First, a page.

Nonlinear dynamics and control in a tumor-immune system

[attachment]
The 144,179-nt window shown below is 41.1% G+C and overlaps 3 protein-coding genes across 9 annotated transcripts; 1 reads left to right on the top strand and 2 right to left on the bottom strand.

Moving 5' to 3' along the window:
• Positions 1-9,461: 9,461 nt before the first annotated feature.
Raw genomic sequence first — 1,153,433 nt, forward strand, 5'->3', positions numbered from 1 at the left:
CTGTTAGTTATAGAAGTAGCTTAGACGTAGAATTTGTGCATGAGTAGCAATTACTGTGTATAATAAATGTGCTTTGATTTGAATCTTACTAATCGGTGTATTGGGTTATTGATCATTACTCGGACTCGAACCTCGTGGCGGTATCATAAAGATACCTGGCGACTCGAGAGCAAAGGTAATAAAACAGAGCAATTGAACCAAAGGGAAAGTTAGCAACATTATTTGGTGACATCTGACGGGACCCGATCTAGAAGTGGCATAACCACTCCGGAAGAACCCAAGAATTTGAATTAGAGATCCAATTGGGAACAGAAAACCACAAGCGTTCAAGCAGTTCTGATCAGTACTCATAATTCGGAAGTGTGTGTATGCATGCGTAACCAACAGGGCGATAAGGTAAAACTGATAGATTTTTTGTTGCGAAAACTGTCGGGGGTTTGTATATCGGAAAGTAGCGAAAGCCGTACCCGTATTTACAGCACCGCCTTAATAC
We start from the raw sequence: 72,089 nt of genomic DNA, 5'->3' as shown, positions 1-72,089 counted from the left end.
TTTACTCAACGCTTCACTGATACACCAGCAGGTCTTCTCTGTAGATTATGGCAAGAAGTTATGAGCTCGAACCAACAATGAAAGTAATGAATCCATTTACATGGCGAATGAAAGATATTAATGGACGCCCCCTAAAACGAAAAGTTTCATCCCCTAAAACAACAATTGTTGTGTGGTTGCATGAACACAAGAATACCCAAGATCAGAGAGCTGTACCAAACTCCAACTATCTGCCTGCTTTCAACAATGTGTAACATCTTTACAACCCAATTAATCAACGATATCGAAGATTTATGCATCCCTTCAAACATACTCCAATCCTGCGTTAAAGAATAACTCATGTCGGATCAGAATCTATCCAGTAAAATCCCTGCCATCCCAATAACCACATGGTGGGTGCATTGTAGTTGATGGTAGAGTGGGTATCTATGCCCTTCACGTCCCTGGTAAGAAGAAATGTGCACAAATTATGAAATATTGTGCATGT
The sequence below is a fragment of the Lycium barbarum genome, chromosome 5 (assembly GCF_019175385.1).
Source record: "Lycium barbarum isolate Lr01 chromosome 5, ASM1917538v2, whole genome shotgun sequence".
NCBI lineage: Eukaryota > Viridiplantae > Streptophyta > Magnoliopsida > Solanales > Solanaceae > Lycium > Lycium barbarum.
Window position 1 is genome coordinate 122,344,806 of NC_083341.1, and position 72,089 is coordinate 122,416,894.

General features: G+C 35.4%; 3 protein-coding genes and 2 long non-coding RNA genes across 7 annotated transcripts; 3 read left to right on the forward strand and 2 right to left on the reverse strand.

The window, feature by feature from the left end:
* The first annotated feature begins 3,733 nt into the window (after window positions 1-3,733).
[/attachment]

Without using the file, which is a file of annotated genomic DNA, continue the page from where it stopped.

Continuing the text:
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Advances in modeling tumor-immune dynamics and therapies offer deeper understandings of the mechanism of tumor evolution in the interdisciplinary field of mathematics and immune-oncology. The main mathematical models are constructed in terms of ordinary differential equations (ODEs) or partial differential equations (PDEs) and analyzed through tools such as Poincaré map, simulation, or numerical bifurcation analysis to understand the system properties. These models succeed in characterizing essential features of tumor behaviors including periodic bursts and the existence of latency. In relationship to practice, these models are also applied to estimate the feasibility and efficacy of treatments ranging from traditional chemotherapy to immunotherapy (ACI). In recent literature, there have been applications of control methods such as optimal control, hybrid automata, and feedback linearization-based tracking control with almost disturbance decoupling in the studies of tumor-immune systems. This thesis presents an attempt to apply the bifurcation control method with washout filters in tumor treatments. This thesis research investigates the dynamics and controlling of the tumor-immune response of immunotherapies, mainly the Adoptive Cell Immunotherapy (ACI) and Interleukin-2 (IL-2). The first part of the thesis presents the nonlinear dynamics of the classic nonlinear ODE tumor-immune model given by Denise Kirschner and John Carl Panetta in 1998. This model concentrates on the nonlinear phenomena of the tumor-immune system under immunotherapies, primarily the bifurcation phenomenon along with the antigenicity of effector cells. Bifurcation phenomena refer to the qualitative changes in system dynamics due to quasi-static changes in system parameters. Antigenicity refers to a capability to distinguish tumor cells from healthy cells. The Kirschner-Panetta model captures a saddle-node bifurcation and a Hopf bifurcation of the tumor-immune response, which separates the tumor evolution into three stages, the “dangerous equilibrium”, the periodic recurrence, and the “safe equilibrium”. The second part applies and analyzes several control strategies on the immunotherapies based on the KP model in order to eradicate tumors or inhibit tumor growths. The first section studies the combination immunotherapy of ACI and IL-2 as an open-loop control system based on Kirschner’s work, which generates a locally asymptotically stable equilibrium. In the second section, this thesis provides a new idea of treatment in the tumor-immune system, that is a closed-loop control strategy taking advantage of its bifurcation structure by applying dynamic feedback control with a washout filter of ACI or IL-2. Bifurcation control moves the Hopf bifurcation point without changing the equilibrium structure as the bifurcation parameter varies. In this tumor-immune case, the linear dynamic feedback control with a washout filter of ACI could either extend the “safe equilibrium” region or reduce the amplitude of the tumor population at the stage of tumor recurrence. In addition, other bifurcation amplitude controls of either ACI or IL-2 are attempted to reduce the amplitudes of periodic orbits of the tumor immune system but without obvious effects.
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